Remove your crust and let it warm for just a few minutes. Unwrap it and sprinkle four over a flat surface and begin rolling out your crust, working from the center to the edge, turning ¼ turn, roll, turn, roll, turn…and repeat until dough is sufficiently thin and well shaped (add flour to rolling surface as needed.) Place crust in an 8” tart pan, and bake at 400 (F) for ~9 minutes. Remove and cool completely before filling.
When I first tasted this dish, it was paired with a Rhone wine. I have difficulty imagining a more perfect pairing, but this first wine is a bit pricey for many budgets, so I’ve also included a very food-friendly Merlot (and no, I don’t need to hear the old joke again) as an affordable alternative. I’ve also suggested a blush wine, one of the sign post wines of Southern France, and perhaps the most versatile of the still wines when paired with food!
Peay Vineyards, 2006 Estate Syrah “La Bruma”, $47″
I’ve selected this subtle, cool-weather syrah to go with the pissaladiere recipe. Its subtle aromas and flavors of pepper, lavendar and just-ripe blackberrry are intriguing on its own, but also provide a nice foil for a wide range of medium-to-heavy dishes. From the talented hands of Winemaker Vanessa Wong, formerly of Peter Michael Winery, the Sonoma Coast appellation is undoubtedly proud of this iconic example of their vineyard’s capabilities. (If sold out, click here for alternative suggestions)
Andrew Lane, 2005 Merlot, St. Helena $18
Like Miles Raymond in the movie “Sideways”, I am not a big fan of most Merlot. They can be the dumb blondes of the wine world, wallowing around in the shallow end of the pool with the likes of sweet white Zinfandel. Not this one. A relative Rhodes Scholar. An impressive wine in its own right, I’d dare say you’d peg its price tag well above its modest tarif if tasted in a blind tasting. (Sorry, no image available! If sold out, click here for alternative suggestions)
Though this wine was not included in our club shipment, that is not a reflection of a lack of quality. In fact, it’s the only blush wine in my portfolio this year. Which is saying something. It’s just that, after four years of evangelizing blush wines, then being stuck with excess inventory after their purpoted popularity exceeded the reality, I finally realized that these wines were best relegated to the specialty shelf. For those of us who enjoy these great, dry wines, you’ll not be saddened once the cork is separated from this bottle!
A saignee from Elkhorn Peak’s estate pinot production, this wine is relatively deep in color, despite just 8 hours of skin contact at relatively cool temperatures. It’s flavor is true to type – red fruit notes of strawberry and cherry, with enough acidity to evoke a squeeze of lemon over the whole fruit pile. See if you don’t also find a bit of sassafrass in there!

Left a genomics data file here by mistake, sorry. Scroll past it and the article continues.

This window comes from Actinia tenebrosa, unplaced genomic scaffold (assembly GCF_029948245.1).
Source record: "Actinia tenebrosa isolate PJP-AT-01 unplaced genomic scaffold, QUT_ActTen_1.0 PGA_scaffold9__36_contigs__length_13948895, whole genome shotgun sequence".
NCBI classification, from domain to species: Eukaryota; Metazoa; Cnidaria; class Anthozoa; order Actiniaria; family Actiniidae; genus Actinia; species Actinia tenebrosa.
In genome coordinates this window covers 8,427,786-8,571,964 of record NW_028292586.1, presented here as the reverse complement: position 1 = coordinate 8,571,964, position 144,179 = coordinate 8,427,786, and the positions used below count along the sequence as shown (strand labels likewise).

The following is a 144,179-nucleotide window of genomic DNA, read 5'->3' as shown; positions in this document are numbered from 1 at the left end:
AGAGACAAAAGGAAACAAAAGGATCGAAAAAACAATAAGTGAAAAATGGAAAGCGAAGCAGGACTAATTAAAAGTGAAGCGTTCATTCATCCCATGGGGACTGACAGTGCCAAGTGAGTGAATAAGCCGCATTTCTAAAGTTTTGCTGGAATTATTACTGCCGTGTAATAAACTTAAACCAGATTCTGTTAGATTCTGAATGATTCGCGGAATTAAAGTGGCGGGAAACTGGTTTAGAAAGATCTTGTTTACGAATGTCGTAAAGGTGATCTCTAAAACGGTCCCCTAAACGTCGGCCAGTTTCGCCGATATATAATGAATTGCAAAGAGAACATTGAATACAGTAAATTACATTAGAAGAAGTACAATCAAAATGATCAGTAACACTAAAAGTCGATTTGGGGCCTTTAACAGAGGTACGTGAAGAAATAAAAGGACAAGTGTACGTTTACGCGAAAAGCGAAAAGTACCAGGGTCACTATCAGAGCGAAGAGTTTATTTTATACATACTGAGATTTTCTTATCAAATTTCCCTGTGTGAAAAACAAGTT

A Note On The Recipe
This recipe originally appeared in “Mastering the Art of French Cooking” Volume One, P. 171 (picture on right). Published in 1961 by Knopf and 1966 by Penguin Books. It’s available through ecookbooks.com for $24 (as of tonight, anyway) at http://tinyurl.com/qedfru
Dave the Wine Merchant
Quote of the Day
“The only time to eat diet food is while you’re waiting for the steak to cook”
~ Julia Child, American Gourmet Food Pioneer, Author and TV Personality (8/15/12 – 8/13/04)
This recipe is easily adapted to create a single large tart which can be cut into individual, pie-shaped servings. But in keeping with our Tapas theme, this recipe calls for a number of individual-sized tarts, making this much easier to serve as an appetizer without utensils. This is a much welcomed small plate to serve when people are meeting at your house for a glass of wine before heading out on the town!
1 frozen puff pastry
1/4 Pound thick-cut bacon (preferably nitrate-free), cut into 1/4″ strips
3 Tbsp butter
6 Large onions, very thinly sliced
White pepper, to taste
Egg, beaten slightly
Lay out the pastry dough, repairing any tears by pinching. If your kitchen is equipped with individual-sized tart tins, by all means enlist them here! If not, cut the dough into about a dozen 5” rounds. Either way, refrigerate the dough until ready to use.
Heat a large pan over low heat, then add the chopped bacon. Cook for ten minutes, then melt the butter and add the onions, cooking on low for 45 – 60 minutes, stirring frequently. When done, the onions will be golden and beautifully caramelized. Spread onto a cookie sheet and allow to cool.
Preheat oven to 425 degrees. Assemble the tarts by placing the cooled onion/bacon mixture in the center of each circle, leaving an uncovered perimeter of a scant inch or so. Using a sharp knife, score the dough almost all the way through, making a complete circle around the onion mixture – this allows the puff pastry to rise up around the tart’s contents.
Brush the egg wash onto the uncovered perimeter. Place on middle rack of pre-heated oven and bake for ~20-25 minutes or until edges are a dark golden brown. Serve hot.
A French Variation
Though the French are not known for their Tapas tradition, they do have some pretty good culinary chops. I fondly recall a French onion tart that brought warmth and a smile to our group of cyclists on a cold drizzly day. But it incorporated toasted walnuts and blue cheese for added complexity. Just be sure to substitute 2 Tbsp of Blue Cheese for 2 Tbsp of the butter, stirring it in with the walnuts in the final few minutes of cooking your onions.